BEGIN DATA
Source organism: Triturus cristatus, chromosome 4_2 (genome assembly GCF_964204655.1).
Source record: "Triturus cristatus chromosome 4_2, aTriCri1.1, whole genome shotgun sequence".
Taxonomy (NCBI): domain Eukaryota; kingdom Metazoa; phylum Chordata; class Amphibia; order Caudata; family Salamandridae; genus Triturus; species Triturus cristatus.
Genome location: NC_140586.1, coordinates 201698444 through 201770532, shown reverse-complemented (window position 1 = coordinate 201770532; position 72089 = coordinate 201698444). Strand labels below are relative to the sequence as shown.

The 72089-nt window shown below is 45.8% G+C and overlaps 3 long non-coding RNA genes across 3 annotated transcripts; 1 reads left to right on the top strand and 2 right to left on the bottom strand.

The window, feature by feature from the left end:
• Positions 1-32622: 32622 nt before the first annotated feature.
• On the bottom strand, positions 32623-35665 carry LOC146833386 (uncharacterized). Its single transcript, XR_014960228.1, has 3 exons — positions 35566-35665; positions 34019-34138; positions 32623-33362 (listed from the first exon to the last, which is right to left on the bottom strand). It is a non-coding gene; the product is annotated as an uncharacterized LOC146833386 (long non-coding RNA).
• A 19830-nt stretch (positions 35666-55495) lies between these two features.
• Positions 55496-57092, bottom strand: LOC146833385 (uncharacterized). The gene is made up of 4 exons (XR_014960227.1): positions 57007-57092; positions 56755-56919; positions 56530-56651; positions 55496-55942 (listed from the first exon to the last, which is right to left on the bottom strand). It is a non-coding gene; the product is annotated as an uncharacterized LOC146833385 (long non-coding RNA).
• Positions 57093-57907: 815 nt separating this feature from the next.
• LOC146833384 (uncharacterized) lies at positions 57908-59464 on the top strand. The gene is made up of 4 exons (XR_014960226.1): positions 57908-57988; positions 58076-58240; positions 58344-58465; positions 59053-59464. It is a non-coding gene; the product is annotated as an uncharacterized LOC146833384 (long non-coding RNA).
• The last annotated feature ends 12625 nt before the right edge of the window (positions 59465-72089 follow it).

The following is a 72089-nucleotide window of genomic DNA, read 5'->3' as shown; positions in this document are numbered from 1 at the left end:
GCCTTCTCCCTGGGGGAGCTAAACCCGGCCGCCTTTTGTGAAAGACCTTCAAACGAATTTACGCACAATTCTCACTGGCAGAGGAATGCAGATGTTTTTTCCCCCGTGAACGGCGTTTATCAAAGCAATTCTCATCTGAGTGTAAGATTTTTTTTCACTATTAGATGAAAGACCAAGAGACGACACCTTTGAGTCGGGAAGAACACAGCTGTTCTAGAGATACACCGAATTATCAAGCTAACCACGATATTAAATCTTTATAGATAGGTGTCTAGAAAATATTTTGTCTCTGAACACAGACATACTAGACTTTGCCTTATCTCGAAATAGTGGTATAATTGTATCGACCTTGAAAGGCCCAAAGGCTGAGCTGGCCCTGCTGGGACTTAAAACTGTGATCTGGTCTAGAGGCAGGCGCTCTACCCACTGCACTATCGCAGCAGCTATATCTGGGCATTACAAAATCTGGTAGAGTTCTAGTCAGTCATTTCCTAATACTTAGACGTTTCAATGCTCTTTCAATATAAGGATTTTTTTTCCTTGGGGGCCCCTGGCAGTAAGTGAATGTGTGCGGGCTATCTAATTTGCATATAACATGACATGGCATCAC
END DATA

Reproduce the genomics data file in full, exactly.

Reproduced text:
Source organism: Triturus cristatus, chromosome 4_2 (genome assembly GCF_964204655.1).
Source record: "Triturus cristatus chromosome 4_2, aTriCri1.1, whole genome shotgun sequence".
Taxonomy (NCBI): domain Eukaryota; kingdom Metazoa; phylum Chordata; class Amphibia; order Caudata; family Salamandridae; genus Triturus; species Triturus cristatus.
Genome location: NC_140586.1, coordinates 201698444 through 201770532, shown reverse-complemented (window position 1 = coordinate 201770532; position 72089 = coordinate 201698444). Strand labels below are relative to the sequence as shown.

The 72089-nt window shown below is 45.8% G+C and overlaps 3 long non-coding RNA genes across 3 annotated transcripts; 1 reads left to right on the top strand and 2 right to left on the bottom strand.

The window, feature by feature from the left end:
• Positions 1-32622: 32622 nt before the first annotated feature.
• On the bottom strand, positions 32623-35665 carry LOC146833386 (uncharacterized). Its single transcript, XR_014960228.1, has 3 exons — positions 35566-35665; positions 34019-34138; positions 32623-33362 (listed from the first exon to the last, which is right to left on the bottom strand). It is a non-coding gene; the product is annotated as an uncharacterized LOC146833386 (long non-coding RNA).
• A 19830-nt stretch (positions 35666-55495) lies between these two features.
• Positions 55496-57092, bottom strand: LOC146833385 (uncharacterized). The gene is made up of 4 exons (XR_014960227.1): positions 57007-57092; positions 56755-56919; positions 56530-56651; positions 55496-55942 (listed from the first exon to the last, which is right to left on the bottom strand). It is a non-coding gene; the product is annotated as an uncharacterized LOC146833385 (long non-coding RNA).
• Positions 57093-57907: 815 nt separating this feature from the next.
• LOC146833384 (uncharacterized) lies at positions 57908-59464 on the top strand. The gene is made up of 4 exons (XR_014960226.1): positions 57908-57988; positions 58076-58240; positions 58344-58465; positions 59053-59464. It is a non-coding gene; the product is annotated as an uncharacterized LOC146833384 (long non-coding RNA).
• The last annotated feature ends 12625 nt before the right edge of the window (positions 59465-72089 follow it).

The following is a 72089-nucleotide window of genomic DNA, read 5'->3' as shown; positions in this document are numbered from 1 at the left end:
GCCTTCTCCCTGGGGGAGCTAAACCCGGCCGCCTTTTGTGAAAGACCTTCAAACGAATTTACGCACAATTCTCACTGGCAGAGGAATGCAGATGTTTTTTCCCCCGTGAACGGCGTTTATCAAAGCAATTCTCATCTGAGTGTAAGATTTTTTTTCACTATTAGATGAAAGACCAAGAGACGACACCTTTGAGTCGGGAAGAACACAGCTGTTCTAGAGATACACCGAATTATCAAGCTAACCACGATATTAAATCTTTATAGATAGGTGTCTAGAAAATATTTTGTCTCTGAACACAGACATACTAGACTTTGCCTTATCTCGAAATAGTGGTATAATTGTATCGACCTTGAAAGGCCCAAAGGCTGAGCTGGCCCTGCTGGGACTTAAAACTGTGATCTGGTCTAGAGGCAGGCGCTCTACCCACTGCACTATCGCAGCAGCTATATCTGGGCATTACAAAATCTGGTAGAGTTCTAGTCAGTCATTTCCTAATACTTAGACGTTTCAATGCTCTTTCAATATAAGGATTTTTTTTCCTTGGGGGCCCCTGGCAGTAAGTGAATGTGTGCGGGCTATCTAATTTGCATATAACATGACATGGCATCAC